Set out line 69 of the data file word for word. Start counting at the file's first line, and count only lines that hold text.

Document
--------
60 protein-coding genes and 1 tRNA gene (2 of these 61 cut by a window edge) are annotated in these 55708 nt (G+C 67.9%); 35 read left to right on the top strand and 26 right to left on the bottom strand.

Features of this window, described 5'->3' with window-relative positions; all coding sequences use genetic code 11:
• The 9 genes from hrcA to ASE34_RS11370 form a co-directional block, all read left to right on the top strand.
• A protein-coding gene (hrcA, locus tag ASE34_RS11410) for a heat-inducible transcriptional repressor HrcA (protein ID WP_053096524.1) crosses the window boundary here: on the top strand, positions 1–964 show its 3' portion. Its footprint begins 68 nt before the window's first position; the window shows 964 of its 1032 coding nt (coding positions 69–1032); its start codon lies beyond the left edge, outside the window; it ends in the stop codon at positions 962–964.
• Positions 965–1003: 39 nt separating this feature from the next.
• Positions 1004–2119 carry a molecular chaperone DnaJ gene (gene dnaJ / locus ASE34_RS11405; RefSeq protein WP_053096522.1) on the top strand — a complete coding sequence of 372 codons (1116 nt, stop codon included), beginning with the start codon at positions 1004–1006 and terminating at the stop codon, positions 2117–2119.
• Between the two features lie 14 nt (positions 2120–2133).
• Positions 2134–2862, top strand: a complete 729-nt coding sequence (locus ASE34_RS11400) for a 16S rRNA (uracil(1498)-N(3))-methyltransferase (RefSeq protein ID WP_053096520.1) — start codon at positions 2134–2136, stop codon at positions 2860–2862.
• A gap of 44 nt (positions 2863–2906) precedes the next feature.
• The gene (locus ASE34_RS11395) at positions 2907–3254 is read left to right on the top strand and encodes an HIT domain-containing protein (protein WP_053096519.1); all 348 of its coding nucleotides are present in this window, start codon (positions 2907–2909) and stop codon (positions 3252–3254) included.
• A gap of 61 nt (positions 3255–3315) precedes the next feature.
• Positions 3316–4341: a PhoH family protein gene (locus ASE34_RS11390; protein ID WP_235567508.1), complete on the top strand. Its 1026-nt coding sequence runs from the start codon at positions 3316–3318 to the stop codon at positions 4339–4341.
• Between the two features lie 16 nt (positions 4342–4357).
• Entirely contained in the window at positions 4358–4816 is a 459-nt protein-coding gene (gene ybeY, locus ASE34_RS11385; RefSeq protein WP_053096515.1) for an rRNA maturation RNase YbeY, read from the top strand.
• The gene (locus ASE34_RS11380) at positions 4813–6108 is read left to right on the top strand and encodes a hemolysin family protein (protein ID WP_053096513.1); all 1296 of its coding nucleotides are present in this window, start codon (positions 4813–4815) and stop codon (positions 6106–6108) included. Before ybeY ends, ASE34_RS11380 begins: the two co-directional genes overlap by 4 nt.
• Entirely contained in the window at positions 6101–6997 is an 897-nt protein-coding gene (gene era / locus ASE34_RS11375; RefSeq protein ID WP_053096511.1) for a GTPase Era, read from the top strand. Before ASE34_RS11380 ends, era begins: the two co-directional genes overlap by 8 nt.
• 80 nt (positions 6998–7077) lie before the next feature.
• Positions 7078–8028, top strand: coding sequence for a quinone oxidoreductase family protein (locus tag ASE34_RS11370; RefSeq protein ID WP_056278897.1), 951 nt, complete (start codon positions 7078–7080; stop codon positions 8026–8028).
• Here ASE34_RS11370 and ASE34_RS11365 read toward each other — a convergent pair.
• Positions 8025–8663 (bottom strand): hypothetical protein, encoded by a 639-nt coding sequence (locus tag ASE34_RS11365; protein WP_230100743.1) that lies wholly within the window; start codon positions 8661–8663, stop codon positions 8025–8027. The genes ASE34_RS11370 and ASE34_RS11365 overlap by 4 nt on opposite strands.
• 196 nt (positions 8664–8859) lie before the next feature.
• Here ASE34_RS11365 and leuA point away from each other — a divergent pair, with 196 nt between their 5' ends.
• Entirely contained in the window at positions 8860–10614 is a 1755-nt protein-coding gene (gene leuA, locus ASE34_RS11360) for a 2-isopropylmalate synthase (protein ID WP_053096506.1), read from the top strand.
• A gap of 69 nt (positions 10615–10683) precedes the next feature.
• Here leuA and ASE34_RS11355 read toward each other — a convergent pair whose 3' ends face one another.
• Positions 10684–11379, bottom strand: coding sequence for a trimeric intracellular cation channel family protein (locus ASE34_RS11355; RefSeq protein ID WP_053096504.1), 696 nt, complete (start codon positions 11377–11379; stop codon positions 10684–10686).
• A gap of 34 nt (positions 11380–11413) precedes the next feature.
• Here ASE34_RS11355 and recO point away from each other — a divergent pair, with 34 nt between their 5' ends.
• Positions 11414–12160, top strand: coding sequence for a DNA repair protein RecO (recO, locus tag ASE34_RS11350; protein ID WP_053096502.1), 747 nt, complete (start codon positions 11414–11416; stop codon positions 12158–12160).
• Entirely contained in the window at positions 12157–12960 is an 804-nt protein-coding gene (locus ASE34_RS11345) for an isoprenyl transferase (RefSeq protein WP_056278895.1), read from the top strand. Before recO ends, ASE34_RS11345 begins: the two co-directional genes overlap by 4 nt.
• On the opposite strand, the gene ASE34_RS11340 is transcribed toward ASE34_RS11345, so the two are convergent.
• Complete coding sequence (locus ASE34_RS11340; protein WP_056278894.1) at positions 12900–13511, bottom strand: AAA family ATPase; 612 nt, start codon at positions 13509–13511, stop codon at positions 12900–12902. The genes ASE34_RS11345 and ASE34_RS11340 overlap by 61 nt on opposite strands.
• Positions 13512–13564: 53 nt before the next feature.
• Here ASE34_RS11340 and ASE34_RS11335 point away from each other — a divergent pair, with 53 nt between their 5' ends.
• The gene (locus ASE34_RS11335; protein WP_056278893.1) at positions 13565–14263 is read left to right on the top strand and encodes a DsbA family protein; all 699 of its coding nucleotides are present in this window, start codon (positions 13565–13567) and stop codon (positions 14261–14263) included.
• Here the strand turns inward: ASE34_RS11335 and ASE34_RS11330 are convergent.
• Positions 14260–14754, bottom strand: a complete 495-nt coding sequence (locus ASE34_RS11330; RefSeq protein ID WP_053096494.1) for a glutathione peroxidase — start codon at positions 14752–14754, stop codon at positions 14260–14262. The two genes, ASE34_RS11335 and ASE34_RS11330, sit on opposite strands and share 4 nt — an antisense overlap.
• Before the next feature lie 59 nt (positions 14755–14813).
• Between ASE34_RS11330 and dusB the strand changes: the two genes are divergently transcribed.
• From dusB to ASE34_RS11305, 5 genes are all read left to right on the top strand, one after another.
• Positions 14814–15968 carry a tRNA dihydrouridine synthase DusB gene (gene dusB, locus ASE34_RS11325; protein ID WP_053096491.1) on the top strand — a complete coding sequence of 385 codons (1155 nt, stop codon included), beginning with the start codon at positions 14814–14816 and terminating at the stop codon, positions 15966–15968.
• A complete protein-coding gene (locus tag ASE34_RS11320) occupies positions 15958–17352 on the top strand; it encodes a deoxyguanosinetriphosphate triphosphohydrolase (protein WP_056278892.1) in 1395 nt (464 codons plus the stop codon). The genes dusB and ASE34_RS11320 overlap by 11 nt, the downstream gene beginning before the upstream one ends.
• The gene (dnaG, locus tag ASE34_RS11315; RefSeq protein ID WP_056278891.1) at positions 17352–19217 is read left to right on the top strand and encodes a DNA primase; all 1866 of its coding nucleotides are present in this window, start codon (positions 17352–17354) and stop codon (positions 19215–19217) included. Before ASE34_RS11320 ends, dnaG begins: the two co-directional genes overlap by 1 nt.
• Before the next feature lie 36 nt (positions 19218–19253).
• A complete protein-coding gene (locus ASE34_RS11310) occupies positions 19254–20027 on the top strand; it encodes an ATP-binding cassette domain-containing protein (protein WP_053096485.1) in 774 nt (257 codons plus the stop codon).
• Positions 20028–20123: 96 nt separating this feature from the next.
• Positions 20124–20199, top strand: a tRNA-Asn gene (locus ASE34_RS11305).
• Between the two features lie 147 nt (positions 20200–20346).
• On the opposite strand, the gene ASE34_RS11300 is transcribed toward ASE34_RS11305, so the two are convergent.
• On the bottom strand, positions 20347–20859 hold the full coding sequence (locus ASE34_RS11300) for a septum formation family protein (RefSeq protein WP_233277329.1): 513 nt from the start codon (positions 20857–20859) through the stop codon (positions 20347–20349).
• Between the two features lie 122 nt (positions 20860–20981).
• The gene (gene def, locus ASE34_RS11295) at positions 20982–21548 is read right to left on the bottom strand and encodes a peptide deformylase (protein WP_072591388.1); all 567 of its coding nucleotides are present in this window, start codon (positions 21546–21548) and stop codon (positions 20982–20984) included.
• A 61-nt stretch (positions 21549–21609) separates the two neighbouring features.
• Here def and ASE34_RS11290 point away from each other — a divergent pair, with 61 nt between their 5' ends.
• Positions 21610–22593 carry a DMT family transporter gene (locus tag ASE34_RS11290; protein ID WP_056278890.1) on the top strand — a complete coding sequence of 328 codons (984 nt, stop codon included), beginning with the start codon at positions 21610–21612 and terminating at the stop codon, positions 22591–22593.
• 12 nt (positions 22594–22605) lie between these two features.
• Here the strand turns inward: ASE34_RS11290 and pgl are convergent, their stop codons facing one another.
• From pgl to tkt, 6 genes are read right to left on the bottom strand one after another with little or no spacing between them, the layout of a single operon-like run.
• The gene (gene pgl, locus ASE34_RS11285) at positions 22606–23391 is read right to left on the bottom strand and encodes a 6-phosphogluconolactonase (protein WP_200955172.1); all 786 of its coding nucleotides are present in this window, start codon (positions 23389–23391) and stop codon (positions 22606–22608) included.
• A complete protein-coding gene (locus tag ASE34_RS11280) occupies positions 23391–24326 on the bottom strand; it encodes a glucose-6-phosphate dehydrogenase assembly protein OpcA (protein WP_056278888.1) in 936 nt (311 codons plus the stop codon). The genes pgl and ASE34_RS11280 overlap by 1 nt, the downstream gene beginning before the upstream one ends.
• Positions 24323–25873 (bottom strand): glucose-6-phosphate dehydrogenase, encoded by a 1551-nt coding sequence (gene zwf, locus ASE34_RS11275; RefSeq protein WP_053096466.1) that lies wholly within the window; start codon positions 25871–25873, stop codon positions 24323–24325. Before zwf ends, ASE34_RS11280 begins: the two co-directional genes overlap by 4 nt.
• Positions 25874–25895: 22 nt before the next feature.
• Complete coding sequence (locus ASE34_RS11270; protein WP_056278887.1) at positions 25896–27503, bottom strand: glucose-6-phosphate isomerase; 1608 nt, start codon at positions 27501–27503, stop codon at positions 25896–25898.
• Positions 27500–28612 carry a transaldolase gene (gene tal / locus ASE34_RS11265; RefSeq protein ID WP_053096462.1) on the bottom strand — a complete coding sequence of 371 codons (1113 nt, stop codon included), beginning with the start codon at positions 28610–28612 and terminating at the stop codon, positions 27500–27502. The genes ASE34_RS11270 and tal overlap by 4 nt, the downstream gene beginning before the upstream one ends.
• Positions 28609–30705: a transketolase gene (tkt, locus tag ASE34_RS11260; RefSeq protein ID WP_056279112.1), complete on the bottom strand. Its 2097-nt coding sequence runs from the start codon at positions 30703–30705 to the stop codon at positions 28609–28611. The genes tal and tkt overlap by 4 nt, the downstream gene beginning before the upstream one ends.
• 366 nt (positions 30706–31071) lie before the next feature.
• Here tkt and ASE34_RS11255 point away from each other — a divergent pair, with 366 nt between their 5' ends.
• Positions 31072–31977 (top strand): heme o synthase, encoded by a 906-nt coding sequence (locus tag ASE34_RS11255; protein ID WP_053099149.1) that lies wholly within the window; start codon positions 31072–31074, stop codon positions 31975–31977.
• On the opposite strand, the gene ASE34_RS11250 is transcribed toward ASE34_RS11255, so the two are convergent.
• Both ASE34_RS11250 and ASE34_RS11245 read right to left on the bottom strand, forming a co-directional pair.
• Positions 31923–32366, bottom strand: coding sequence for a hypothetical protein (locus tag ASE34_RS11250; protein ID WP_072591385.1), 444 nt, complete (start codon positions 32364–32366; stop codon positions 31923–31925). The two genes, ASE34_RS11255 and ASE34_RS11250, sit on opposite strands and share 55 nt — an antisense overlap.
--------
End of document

• On the opposite strand, the gene ASE34_RS11250 is transcribed toward ASE34_RS11255, so the two are convergent.